Economy, Education, Issues

The higher ed bubble is bursting as vocational training gets a boost

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For years, the message was to go to college. A college degree became essential for nearly any job and American youth have flocked into Universities at higher rates than ever before. But mounting debt and the struggle to find jobs has created a bubble that is ready to burst. Now, some states are starting to expand programs which promote vocational training and trade jobs, rather than sending everyone to college.

Image Credit: Library of Congress Public Domain

Millennials are the most college educated generation, but at the same time are finding themselves unable to enter the labor force. The value of a college degree has dropped substantial due to increased enrollment, while tuition soars alongside attendance. Graduates are finding themselves with an invaluable degree, mounds of debt, and an inability to find a job.

This bubble has finally burst.

In states like Iowa, more than half of the available jobs are middle skilled jobs requiring some form of vocational training, or jobs which require more than a high school degree but less than a four-year college degree. Students entering college, rather than these careers have caused a skills gap across industries in the state’s labor force.

To meet labor force demands, The Houston Chronicle of Aug. 2017 explains, “More K-12 schools and Iowa companies are partnering to add and expand skilled-trades programs; from creating the Skilled Trades Academy in Des Moines to a pre-apprenticeship program in Boone that can reduce the amount of time it takes a student to complete a traditional apprenticeship.”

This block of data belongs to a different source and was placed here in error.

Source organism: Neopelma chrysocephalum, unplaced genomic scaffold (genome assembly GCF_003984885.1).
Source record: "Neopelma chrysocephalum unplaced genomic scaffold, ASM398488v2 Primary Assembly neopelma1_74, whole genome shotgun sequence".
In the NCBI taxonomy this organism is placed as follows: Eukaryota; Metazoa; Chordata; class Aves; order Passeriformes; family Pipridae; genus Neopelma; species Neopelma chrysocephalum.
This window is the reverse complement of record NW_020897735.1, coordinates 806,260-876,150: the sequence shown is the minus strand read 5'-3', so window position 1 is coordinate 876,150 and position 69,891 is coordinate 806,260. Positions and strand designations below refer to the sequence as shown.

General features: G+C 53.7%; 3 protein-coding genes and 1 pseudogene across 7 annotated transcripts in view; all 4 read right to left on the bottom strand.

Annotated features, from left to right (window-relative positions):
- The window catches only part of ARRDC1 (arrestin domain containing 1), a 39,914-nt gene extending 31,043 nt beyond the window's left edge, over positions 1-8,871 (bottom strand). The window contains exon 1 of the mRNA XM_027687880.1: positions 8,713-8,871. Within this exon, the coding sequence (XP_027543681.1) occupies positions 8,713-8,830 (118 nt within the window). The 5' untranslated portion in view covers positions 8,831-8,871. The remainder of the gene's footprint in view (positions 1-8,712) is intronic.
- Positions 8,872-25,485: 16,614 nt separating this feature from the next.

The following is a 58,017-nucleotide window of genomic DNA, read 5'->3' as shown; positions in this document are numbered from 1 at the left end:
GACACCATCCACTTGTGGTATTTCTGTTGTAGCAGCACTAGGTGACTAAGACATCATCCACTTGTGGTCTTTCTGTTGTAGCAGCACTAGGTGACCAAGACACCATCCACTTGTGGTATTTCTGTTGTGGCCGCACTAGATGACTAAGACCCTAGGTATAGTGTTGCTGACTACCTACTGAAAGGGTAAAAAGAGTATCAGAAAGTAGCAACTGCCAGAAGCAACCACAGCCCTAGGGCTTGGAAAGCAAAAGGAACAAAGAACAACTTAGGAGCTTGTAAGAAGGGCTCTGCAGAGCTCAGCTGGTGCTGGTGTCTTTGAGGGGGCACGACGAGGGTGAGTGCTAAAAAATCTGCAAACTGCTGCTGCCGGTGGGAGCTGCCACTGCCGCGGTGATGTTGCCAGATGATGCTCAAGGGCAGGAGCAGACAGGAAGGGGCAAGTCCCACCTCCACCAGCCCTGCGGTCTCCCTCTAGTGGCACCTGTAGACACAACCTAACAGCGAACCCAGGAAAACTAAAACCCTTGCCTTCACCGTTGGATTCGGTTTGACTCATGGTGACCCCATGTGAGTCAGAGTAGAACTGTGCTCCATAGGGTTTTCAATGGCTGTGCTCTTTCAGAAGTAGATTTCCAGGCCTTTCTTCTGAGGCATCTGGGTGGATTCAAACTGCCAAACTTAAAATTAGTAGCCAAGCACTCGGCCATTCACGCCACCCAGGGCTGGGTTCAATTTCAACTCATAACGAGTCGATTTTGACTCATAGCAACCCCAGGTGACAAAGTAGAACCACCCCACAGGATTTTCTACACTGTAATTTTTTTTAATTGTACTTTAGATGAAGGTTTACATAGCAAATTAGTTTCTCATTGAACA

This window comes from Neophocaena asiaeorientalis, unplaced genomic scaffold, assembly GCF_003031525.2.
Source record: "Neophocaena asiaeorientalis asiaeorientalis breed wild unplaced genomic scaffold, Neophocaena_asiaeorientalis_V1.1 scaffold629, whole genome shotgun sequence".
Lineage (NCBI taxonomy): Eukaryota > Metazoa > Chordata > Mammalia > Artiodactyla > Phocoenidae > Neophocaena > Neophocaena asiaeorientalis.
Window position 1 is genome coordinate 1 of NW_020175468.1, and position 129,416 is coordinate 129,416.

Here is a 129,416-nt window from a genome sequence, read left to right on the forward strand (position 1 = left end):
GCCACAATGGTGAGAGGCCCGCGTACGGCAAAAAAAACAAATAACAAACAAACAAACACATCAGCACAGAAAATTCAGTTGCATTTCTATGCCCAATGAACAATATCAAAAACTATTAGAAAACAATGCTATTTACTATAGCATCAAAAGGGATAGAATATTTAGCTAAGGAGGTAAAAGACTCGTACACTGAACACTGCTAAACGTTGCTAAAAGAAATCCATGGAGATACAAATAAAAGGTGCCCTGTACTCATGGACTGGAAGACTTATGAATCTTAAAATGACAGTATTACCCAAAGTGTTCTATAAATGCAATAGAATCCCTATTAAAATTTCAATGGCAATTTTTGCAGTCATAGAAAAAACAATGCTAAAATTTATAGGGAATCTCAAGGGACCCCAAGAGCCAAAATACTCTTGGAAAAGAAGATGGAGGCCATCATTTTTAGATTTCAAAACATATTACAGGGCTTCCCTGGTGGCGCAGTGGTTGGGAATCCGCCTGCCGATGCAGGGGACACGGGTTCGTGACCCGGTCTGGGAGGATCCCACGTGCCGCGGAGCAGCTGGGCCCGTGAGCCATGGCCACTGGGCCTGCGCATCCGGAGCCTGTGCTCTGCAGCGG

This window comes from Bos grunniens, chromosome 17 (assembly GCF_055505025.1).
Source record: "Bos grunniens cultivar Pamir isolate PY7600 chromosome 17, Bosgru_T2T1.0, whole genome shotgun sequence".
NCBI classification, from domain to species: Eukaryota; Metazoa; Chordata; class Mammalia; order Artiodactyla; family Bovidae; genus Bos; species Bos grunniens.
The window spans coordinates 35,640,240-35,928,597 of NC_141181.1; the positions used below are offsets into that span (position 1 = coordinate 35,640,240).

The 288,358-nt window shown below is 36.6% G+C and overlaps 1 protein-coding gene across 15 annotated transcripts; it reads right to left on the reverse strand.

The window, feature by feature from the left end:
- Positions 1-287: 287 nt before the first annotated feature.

By instituting vocational programs and skills based training programs, states like Iowa are fighting to combat the growth of universities and provide students with additional options.

This has been a trend across state lines, California is now spending $6 million on a campaign to revive the reputation of vocational education, and $200 million to improve vocational programs directly.

This reputation revival is necessary, since vocational and trade based education has dramatically altered from its original scope. Judy Bass explained in Education Dive, that initially trade education remained focused in industries such as automotive, construction, and graphics; but today, skills training focus on engineering, robotics, telecommunications and fiber optics, criminal justice, biotechnology and computer technology. Even in the automotive industry, students receive training on up to date technology that can serve them across fields.

The United States should be training our children for jobs they can receive, not leading them to debt they cannot afford, because the reality is not everyone should go to college or even needs to. There are many students who can attend trade schools to learn skills that can support their lives immediately.

This would prevent students from simply wasting their degree, but rather putting the skills they learn to good use.

Bloomberg’s Richard Vedder writes, “The number of college graduates far exceeds the growth in the number of technical, managerial, and professional jobs where graduates traditionally have gravitated… [W]e have a new phenomenon: underemployed college graduates doing jobs historically performed by those with much less education. We have, for example, more than 100,000 janitors with college degrees, and 16,000 degree-holding parking lot attendants.”

States must combat this dilemma before labor forces collapse and graduates continue to accrue unpayable debt. Trade and vocational schools present the unique opportunity to get ahead of this problem. As always, expectations must be managed accordingly. The message should not simply be go to college but go somewhere that gives you a future.

This is a guest post by Natalia Castro a contributing editor at Americans for Limited Government.

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